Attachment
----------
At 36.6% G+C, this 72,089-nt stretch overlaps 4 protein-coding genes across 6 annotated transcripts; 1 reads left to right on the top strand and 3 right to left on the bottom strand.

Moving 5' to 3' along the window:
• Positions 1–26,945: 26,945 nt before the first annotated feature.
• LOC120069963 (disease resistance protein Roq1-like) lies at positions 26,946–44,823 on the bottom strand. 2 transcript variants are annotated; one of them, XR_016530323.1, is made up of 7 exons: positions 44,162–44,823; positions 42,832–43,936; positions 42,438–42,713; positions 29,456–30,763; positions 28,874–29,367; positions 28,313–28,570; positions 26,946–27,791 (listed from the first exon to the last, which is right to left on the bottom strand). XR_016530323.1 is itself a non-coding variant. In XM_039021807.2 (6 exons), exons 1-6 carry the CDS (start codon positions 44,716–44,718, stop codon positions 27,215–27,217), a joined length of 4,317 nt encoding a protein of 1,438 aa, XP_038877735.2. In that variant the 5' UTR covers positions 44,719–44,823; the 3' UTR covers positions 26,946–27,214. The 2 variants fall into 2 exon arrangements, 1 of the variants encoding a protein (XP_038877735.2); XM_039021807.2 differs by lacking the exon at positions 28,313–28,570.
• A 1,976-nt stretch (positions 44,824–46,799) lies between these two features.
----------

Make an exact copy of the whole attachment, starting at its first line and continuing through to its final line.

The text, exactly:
At 36.6% G+C, this 72,089-nt stretch overlaps 4 protein-coding genes across 6 annotated transcripts; 1 reads left to right on the top strand and 3 right to left on the bottom strand.

Moving 5' to 3' along the window:
• Positions 1–26,945: 26,945 nt before the first annotated feature.
• LOC120069963 (disease resistance protein Roq1-like) lies at positions 26,946–44,823 on the bottom strand. 2 transcript variants are annotated; one of them, XR_016530323.1, is made up of 7 exons: positions 44,162–44,823; positions 42,832–43,936; positions 42,438–42,713; positions 29,456–30,763; positions 28,874–29,367; positions 28,313–28,570; positions 26,946–27,791 (listed from the first exon to the last, which is right to left on the bottom strand). XR_016530323.1 is itself a non-coding variant. In XM_039021807.2 (6 exons), exons 1-6 carry the CDS (start codon positions 44,716–44,718, stop codon positions 27,215–27,217), a joined length of 4,317 nt encoding a protein of 1,438 aa, XP_038877735.2. In that variant the 5' UTR covers positions 44,719–44,823; the 3' UTR covers positions 26,946–27,214. The 2 variants fall into 2 exon arrangements, 1 of the variants encoding a protein (XP_038877735.2); XM_039021807.2 differs by lacking the exon at positions 28,313–28,570.
• A 1,976-nt stretch (positions 44,824–46,799) lies between these two features.